Angel theatre company

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Little Angel Theatre

Little Angel Theatre is a puppet theatre for children and their families based in the London Borough of Islington.[1]

The 100-seat theatre, a former Temperance hall, was opened on 24 November 1961, by founders John and Lyndie Wright with a performance of The Wild Night Of The Witches.

As well as an internationally recognised theatre with productions touring throughout the UK and across the globe, Little Angel Theatre works with its local community to tackle barriers to arts engagement so all can benefit and enjoy the art form of puppetry.

Puppeteers who have entertained here include Sarah Burgess who has created several roles for CBeebies.[2]

The theatre's creative learning department work with schools and youth and community groups, running a wide variety of participation activities.

Little Angel Theatre is a registered charity.


Further reading[edit]

  • John Wright Rod, Shadow and Glove: Puppets from the Little Angel Theatre (Harper Collins 1986) ISBN 0-7090-2628-5

External links[edit]


CRASH by Pamela Mala Sinha

(The Film)

Pamela Mala Sinha’s multi award-winning solo play CRASH, directed by Dilworth, has toured North America to great acclaim. Necessary Angel will be filming the work in May at Toronto’s Crow’s Theatre, with broadcast release dates to be announced soon.

After the loss of a loved one, a woman must face the shattering memories of a past trauma in an attempt to bring back someone she loves. CRASH is the fractured unraveling of memory; a tour de force narrative about family, faith and love. 

“With Crash, Pamela Sinha has written a truly harrowing piece of theatre, a play all the more remarkable for being her first.”
– The Globe and Mail

“Sinha’s performance is, in both its rigour and its variety, beyond praise.” 
– National Post

“Crash is an insightful play given a magical production no theatre-lover should miss.
– Stage Door

Support for the filming of CRASH has been provided by the Canada Council’s Digital Now Fund.

More information coming soon!

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World Encyclopaedia of Puppetry Arts Logo World Encyclopaedia of Puppetry Arts

Permanent British puppet theatre founded in 1961 in Islington (London) by John and Lyndie Wright. Initially dedicated to string puppets, the small building has undergone many alterations so as to house larger audiences (150) and to enable many techniques of puppet and other small-scale shows to be presented.

John Wright (1906-1991) studied the fine arts in Cape Town and at London’s Central School of Art and Design. In the 1940s he created a company, the John Wright Marionettes, with which he toured Europe and Africa. Lyndie Wright (née Parker, born 1939) joined the group in 1958. Both performed in the shows.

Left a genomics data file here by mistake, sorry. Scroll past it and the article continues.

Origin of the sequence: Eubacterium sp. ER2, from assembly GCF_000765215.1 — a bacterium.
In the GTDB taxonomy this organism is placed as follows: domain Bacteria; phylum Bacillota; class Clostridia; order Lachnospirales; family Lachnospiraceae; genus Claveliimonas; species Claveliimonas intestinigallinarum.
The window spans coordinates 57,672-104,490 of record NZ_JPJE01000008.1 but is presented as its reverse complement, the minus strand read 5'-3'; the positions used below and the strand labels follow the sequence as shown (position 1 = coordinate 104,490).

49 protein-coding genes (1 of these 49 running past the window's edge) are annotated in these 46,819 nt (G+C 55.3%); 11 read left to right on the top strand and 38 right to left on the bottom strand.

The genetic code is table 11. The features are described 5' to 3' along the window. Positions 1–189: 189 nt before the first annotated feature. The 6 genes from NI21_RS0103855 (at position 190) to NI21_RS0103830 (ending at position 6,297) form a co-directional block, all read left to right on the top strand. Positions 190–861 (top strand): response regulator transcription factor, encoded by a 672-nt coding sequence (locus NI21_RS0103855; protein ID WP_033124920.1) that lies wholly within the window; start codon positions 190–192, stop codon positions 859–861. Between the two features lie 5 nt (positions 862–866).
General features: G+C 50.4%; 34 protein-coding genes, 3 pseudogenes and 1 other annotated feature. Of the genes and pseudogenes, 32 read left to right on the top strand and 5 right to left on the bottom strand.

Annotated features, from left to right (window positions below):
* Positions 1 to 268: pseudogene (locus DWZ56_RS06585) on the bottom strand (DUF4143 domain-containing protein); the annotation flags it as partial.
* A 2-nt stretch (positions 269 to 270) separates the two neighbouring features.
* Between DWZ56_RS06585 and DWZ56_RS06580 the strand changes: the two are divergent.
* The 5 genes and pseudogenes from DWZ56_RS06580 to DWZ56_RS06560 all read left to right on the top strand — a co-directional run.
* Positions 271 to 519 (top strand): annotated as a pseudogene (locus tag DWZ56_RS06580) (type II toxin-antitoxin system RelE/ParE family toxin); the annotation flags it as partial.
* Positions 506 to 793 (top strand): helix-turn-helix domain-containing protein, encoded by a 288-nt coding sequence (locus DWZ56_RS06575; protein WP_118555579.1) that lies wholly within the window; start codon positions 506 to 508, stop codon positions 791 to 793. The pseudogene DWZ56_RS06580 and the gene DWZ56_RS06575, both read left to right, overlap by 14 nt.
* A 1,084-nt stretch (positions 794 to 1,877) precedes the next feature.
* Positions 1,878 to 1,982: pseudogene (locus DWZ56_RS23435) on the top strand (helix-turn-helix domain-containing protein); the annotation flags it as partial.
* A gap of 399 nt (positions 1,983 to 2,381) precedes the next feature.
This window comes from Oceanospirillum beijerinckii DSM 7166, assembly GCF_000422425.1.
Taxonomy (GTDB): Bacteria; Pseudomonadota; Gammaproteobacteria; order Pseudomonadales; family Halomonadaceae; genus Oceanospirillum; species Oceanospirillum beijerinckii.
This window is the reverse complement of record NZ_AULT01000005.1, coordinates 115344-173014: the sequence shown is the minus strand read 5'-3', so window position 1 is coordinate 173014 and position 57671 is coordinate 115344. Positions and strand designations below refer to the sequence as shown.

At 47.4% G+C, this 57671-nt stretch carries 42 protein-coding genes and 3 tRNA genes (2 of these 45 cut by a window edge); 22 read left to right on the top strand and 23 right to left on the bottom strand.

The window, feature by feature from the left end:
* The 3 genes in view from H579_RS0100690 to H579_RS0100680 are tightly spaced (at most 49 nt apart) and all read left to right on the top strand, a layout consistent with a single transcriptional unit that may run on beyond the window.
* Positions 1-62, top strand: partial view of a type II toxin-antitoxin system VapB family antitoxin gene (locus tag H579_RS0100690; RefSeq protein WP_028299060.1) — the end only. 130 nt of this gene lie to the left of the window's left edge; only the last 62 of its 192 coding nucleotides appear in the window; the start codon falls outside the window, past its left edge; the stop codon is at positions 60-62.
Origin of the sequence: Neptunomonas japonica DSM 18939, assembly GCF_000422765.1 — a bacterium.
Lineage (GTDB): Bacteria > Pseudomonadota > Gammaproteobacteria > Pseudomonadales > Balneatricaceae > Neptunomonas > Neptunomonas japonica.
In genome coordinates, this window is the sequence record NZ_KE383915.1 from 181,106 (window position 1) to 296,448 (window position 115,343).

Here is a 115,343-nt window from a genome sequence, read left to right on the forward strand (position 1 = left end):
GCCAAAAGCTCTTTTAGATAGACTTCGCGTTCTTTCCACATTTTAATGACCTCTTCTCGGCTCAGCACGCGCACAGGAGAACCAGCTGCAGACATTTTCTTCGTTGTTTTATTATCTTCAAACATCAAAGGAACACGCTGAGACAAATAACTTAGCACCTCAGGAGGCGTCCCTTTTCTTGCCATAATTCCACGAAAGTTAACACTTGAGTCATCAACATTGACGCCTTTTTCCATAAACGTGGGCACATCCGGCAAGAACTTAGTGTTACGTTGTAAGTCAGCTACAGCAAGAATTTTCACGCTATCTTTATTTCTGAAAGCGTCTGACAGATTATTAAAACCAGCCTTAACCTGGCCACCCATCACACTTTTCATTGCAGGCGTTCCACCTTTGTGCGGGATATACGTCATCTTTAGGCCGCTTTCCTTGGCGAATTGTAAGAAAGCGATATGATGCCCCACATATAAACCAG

Under the artistic direction of John Wright (who was awarded an MBE in 1977), the Little Angel Theatre gained a national and international reputation for its finely carved puppets, the atmospheric scenography and the excellent manipulation. Usually string marionettes, the puppets were about 70 centimetres high, their aesthetic often revealing the Wrights’ African heritage. Lyndie Wright designed and built many of the shows: folk and fairy tales, but also opera and orchestral collaborations for larger theatres, and for television. Their puppets appeared in two films: Britannia Mews and Tales of Hoffmann. In spite of the world tours, the company’s centre was always the Little Angel Theatre itself, where year-round weekend and holiday seasons for children and family audiences were rarely interrupted, and which might include companies from abroad. The Wrights have trained generations of puppeteers. Significant productions up to 1991 included The Little Mermaid (1955), Igor Stravinsky’s Soldier’s Tale (1968), Oscar Wilde’s The Fisherman and his Soul (1969) and the Gian Carlo Menotti opera Amahl and the Night Visitors (1970).

After the death of John Wright, Christopher Leith became the artistic director, working closely with Lyndie Wright. The theatre, while continuing to perform its existing repertoire, gradually introduced new ideas, such as live music and speech. New writers and scenographers were invited to collaborate and the company initiated workshop programmes throughout London. Christopher Leith was succeeded for a few years by Loretta Howells, who in turn gave way to Steve Tiplady in January 2004. The latter extended the work of the company into more experimental pathways and adult productions, drawing on artists new to the theatre (for example Animo by the Improbable Theatre company) and introducing audiences new to puppetry, as for Venus and Adonis (2004) produced by the Royal Shakespeare Company. Among the shows of this era were Jabberwocky (2004), The Mouse Queen (2004), Karagöz (2005), Grimaldi (2005) and Fantastic Mr Fox (2005).